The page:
Hello All, Took the car to another garage they said
break pedal plunger stuck in pedal.
I live in Worthing west Sussex.
Any body recommend or know
in this area. :idea:
Cheers.
8) ^^bx> 16v

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Way2go
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Re: bx brake pedal.

Post by Way2go » Tue Oct 14, 2014 1:22 pm

Kermit would likely know garage competences in your area. I don't think he visits this site much these days but you would be able to contact him via Philip Chidlow who is a regular on here. :)
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greendale65
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Re: bx brake pedal.

Post by greendale65 » Tue Oct 14, 2014 5:05 pm

Way2go wrote:Kermit would likely know garage competences in your area. I don't think he visits this site much these days but you would be able to contact him via Philip Chidlow who is a regular on here. :)
.
Hi, Who is this guy don't know him if he see this get in
touch with me.
Thanks 8) ^^bx> 16v

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Re: bx brake pedal.

Post by citronut » Wed Oct 15, 2014 1:29 pm

my workshop is in East Sussex,
pm. sent

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Re: bx brake pedal.

Post by Philip Chidlow » Fri Oct 17, 2014 11:54 pm

Hi, I'll ask Kermit (he isn't a frog ;) ) and see if he can recommend... But you could do an awful lot worse than go to Malcolm and cut out the hassle!
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electrokid
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Re: bx brake pedal.

Post by electrokid » Sun Oct 19, 2014 10:37 am

another garage they said break pedal plunger stuck in pedal
Sounds like another garage who don't know what they're talking about !

Malcolm will sort it out - no probs :D
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Re: bx brake pedal.

Post by rutter123 » Sun Oct 19, 2014 2:47 pm

Personally i would NEVER let a "regular garage" work on any of my bx's, most mechs know nothing or very little about the bx system and this will ultimately lead to you taking it back to correct the faults they have created, and at your expense and inconveinience, always best to tackle the job yourself or take it to a proper old school citroen garage where people know their stuff and can carry out the task efficiently and in the correct manner.

Prime example recently took my bx to get the tracking set at a reputable tyre dealership only to notice after a week or so the car pulling to the right again quite badly, the numpty that set the tracking with his fancy laser gadget had forgotten to tighten the track rod locking nut on the o/s and it was slowly unwinding itself, not having tracking equipment myself i had no choice in this matter and put my trust in 3rd parties, never again could have ended very nastily.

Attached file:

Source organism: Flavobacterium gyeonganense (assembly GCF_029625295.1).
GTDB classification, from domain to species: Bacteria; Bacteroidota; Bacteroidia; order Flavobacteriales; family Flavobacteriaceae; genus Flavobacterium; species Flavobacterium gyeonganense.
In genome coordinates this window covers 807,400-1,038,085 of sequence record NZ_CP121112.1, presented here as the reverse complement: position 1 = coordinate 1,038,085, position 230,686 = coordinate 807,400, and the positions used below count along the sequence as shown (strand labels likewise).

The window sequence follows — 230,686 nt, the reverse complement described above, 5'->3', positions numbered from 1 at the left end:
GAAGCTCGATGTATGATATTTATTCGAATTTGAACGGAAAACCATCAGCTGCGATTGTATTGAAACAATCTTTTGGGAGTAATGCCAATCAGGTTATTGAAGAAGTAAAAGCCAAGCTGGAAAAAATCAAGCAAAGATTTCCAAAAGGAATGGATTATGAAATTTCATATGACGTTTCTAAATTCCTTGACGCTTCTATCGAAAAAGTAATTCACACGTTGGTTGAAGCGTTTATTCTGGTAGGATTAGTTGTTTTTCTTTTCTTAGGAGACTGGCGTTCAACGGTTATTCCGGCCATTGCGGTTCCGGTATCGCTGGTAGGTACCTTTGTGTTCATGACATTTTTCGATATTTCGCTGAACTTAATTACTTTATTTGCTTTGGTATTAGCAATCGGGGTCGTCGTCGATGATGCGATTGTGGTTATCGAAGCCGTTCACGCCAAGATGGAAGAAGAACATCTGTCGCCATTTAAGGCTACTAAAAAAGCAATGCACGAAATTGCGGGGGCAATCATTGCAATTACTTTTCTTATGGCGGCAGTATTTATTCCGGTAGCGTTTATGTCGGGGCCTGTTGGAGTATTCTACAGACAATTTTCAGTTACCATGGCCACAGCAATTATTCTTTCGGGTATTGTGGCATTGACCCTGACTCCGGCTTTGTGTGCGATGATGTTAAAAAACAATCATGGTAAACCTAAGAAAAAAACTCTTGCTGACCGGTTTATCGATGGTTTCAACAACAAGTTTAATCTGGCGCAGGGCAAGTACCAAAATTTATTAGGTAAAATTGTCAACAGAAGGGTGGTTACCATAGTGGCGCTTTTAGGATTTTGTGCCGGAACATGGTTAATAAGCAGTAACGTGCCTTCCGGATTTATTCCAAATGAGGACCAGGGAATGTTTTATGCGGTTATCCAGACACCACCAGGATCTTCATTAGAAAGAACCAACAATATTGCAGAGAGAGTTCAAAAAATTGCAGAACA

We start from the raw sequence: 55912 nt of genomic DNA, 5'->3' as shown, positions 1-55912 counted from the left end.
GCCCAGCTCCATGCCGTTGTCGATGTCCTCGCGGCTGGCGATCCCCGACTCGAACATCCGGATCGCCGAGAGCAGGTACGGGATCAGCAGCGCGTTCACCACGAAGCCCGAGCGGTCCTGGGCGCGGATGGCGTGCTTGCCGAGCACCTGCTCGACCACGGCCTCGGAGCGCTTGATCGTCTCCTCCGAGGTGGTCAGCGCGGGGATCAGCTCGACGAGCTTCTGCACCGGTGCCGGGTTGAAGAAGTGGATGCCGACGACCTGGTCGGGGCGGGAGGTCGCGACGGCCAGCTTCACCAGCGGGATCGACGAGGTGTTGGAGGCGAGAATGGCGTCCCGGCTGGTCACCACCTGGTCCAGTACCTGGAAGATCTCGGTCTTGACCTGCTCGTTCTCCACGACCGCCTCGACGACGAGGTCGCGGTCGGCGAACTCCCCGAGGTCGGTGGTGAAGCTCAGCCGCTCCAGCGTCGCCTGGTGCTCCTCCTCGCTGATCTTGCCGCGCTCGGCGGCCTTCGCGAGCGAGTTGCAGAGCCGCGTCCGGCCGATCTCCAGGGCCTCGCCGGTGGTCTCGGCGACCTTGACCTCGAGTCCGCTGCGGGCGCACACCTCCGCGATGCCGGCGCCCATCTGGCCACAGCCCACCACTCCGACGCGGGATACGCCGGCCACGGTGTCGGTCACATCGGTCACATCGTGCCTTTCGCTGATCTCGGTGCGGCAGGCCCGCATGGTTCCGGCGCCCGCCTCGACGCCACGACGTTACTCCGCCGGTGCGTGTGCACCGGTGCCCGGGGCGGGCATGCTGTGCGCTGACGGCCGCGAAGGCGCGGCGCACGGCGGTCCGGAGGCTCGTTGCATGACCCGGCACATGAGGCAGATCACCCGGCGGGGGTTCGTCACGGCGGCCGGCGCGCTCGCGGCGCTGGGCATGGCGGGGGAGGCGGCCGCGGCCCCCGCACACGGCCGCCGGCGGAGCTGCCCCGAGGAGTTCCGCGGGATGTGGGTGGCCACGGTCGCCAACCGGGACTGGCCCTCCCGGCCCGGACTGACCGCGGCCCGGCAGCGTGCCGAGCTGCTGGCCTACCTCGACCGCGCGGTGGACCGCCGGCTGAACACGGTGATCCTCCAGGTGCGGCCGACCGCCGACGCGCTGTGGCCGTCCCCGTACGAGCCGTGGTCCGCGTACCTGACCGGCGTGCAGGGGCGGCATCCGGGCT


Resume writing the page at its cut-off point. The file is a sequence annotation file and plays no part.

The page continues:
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electrokid
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Re: bx brake pedal.

Post by electrokid » Sun Oct 19, 2014 8:30 pm

not having tracking equipment myself
Well... I think you do :shock:

Laser tracking equipment never produced the right results on my Granadas because the suspension geometry varies when the front end of the car is jacked up as it usually is to fit the laser kit. So, on the rare occasions I needed to adjust front tracking I did it by eye. Over the length of a car there is nothing straighter than light: so by squatting at the back of the car and looking forwards to the front wheels you should be able to line up your eye with the leading and trailing outer edges of the front tyre - then measure how far away from the outer edge of the rear tyre your eye / line of sight is.

You should do this on level ground because you don't want any stress / distortion in any tyre due to it being held on the handbrake, and you may need to move the car a few inches backwards and forwards to get an average if the tyre sidewalls are at all uneven - and this probably only works well if all your tyres are the same make / type or make allowances for any differences between front and back tyres.

Doing the math - the wheelbase of the estate is 2655mm : if the front wheel angle changes by one degree then the change in line-of-sight at the back wheel will be Sine 1° x 2655 = 46mm. Then 28mm needs to be added to compensate for the difference between front and rear track so dead-ahead will give a line-of-sight at the rear wheel of 28mm and 1° toe-in (on one side) will give a line-of-sight at the back wheel of 74mm (nearly 3 inches ! ! ). Moving your head from side to side to see where the farthest edge of the front tyre appears and disappears from view will give you an accurate line-of-sight. It's do-able.

Another way / more info here...

http://www.bxclub.co.uk/forum/viewtopic ... ase#p50533